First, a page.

Non-Profit Trusted Source of Non-Commercial Health Information
The Original Voice of the American Academy of Anti-Aging, Preventative, and Regenerative Medicine
logo logo
Vitamins A4M Anti-Aging Dietary Supplementation Food As Medicine

Vitamin B9: The Difference Between Folate & Folic Acid

3 weeks, 6 days ago

1131  0
Posted on Oct 25, 2019, 3 p.m.

Some may say there is no difference between folate and folic acid as they are the same thing, while that is correct, it is also technically wrong, as they are both different forms of vitamin B9; there are distinct differences between them but their names are used interchangeably causing confusion. 

Vitamin B9 is an essential nutrient that naturally occurs as folate, this serves many important functions such as playing an important role in cell growth and the formation of DNA. Low levels are associated with an increased risk of several health conditions including elevated homocysteine, birth defects, and cancer risks. Supplementing is common for these reasons, and fortifying food with vitamin B9 is mandatory in many countries. 

Folate is the naturally occurring form of this nutrient, leafy green vegetables are among the best dietary choices for folate. The active form of vitamin B9 is a folate called levomefolic acid or 5-MTHF; most dietary folate is converted into 5-MTHF in the digestive system before entering the bloodstream.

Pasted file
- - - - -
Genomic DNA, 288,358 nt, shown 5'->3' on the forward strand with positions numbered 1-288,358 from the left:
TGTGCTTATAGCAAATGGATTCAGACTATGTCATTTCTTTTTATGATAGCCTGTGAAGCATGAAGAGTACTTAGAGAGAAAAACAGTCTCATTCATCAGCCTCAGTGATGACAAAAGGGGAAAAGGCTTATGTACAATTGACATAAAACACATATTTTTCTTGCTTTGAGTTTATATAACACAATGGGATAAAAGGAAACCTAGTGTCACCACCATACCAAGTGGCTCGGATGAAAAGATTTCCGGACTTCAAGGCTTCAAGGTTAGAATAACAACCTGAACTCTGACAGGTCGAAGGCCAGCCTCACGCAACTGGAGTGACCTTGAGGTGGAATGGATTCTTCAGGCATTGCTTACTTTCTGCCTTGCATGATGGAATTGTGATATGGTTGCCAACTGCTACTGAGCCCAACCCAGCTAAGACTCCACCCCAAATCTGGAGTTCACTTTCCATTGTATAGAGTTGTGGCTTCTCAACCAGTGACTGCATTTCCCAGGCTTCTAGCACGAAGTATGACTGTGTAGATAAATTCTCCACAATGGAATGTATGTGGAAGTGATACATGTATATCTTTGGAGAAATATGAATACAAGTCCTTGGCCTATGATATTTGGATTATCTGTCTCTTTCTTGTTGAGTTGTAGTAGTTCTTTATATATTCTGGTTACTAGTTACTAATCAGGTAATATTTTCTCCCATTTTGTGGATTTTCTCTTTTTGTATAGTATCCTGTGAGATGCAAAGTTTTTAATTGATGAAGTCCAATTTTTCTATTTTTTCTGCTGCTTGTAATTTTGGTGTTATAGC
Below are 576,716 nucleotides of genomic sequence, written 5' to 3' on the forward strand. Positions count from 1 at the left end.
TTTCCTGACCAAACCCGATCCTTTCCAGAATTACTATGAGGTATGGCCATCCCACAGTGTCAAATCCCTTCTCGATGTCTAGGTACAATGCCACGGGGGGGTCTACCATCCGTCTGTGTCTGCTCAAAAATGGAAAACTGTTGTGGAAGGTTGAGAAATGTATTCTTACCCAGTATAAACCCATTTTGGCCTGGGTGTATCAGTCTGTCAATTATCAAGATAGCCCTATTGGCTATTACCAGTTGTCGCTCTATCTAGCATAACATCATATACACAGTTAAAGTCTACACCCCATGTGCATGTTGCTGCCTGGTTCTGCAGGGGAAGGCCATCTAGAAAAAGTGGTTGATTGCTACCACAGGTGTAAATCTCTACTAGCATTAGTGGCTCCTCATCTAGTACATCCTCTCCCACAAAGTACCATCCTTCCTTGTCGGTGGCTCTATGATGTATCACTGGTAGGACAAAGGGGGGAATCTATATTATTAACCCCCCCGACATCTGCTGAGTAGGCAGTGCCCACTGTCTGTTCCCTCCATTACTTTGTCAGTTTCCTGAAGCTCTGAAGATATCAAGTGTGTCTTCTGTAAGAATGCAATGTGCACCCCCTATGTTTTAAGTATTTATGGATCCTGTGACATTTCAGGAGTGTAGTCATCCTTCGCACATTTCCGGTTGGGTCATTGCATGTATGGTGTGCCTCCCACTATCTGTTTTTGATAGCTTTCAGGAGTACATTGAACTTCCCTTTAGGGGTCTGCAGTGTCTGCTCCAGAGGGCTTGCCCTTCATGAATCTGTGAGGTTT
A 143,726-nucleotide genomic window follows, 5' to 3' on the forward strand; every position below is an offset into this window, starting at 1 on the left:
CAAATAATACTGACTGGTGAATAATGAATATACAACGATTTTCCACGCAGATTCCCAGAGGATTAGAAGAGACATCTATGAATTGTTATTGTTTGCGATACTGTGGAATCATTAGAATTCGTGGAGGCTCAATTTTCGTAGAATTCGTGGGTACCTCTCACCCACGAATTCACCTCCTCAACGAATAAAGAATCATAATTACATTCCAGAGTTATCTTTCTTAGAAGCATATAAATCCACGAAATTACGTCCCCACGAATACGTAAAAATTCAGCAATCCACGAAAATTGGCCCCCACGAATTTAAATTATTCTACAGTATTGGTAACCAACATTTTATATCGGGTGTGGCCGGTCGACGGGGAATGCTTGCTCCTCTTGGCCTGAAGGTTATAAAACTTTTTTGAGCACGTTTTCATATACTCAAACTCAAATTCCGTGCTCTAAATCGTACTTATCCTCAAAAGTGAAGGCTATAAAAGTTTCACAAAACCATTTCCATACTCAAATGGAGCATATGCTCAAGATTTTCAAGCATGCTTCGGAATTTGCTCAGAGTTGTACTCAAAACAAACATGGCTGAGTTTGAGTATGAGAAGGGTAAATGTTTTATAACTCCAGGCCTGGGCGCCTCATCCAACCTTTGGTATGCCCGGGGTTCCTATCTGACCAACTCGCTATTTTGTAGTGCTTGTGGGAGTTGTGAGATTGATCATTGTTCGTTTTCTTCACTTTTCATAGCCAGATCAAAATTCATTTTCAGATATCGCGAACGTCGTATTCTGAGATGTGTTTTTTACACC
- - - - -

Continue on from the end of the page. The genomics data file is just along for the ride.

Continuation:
Folic acid is the synthetic form of vitamin B9 that is used in supplements and is added to processed food products. Not all folic acid is converted into the active form in the digestive system, rather it needs to be converted in the liver and other tissues, which is a slow process. Even a small dose may not be completely metabolized until the next day, this problem can become worse when fortified foods are consumed along with folic acid supplements; this is concerning as high levels of unmetabolized folic acid has been associated with several health problems. Studies suggest that taking other B vitamins along with folic acid, especially B6, helps to make the conversation more efficient. 

Chronically elevated levels of unmetabolized folic acid has been indicated to possibly have adverse health effects such as an increased cancer risk and an undetected B12 deficiency; small daily doses of 400 mcg may be enough to cause unmetabolized folic acid to build up in the bloodstream. Although a high intake is a concern the implications are unclear, and more research is required before strong conclusions can be made. 

Folate is the natural form of vitamin B9, while folic acid is the synthetic form. The best choice for vitamin B9 is to obtain it from high folate whole food choices such as avocados, asparagus, Brussels sprouts and leafy green vegetable like lettuce and spinach. Some people such as those who are pregnant may be advised by their doctor to take a folic acid supplement to ensure they have adequate intake. Some supplements contain 5-MTHF also called levomefolate which is considered to be an adequate alternative to folic acid. 

WorldHealth Videos

WorldHealth Sponsors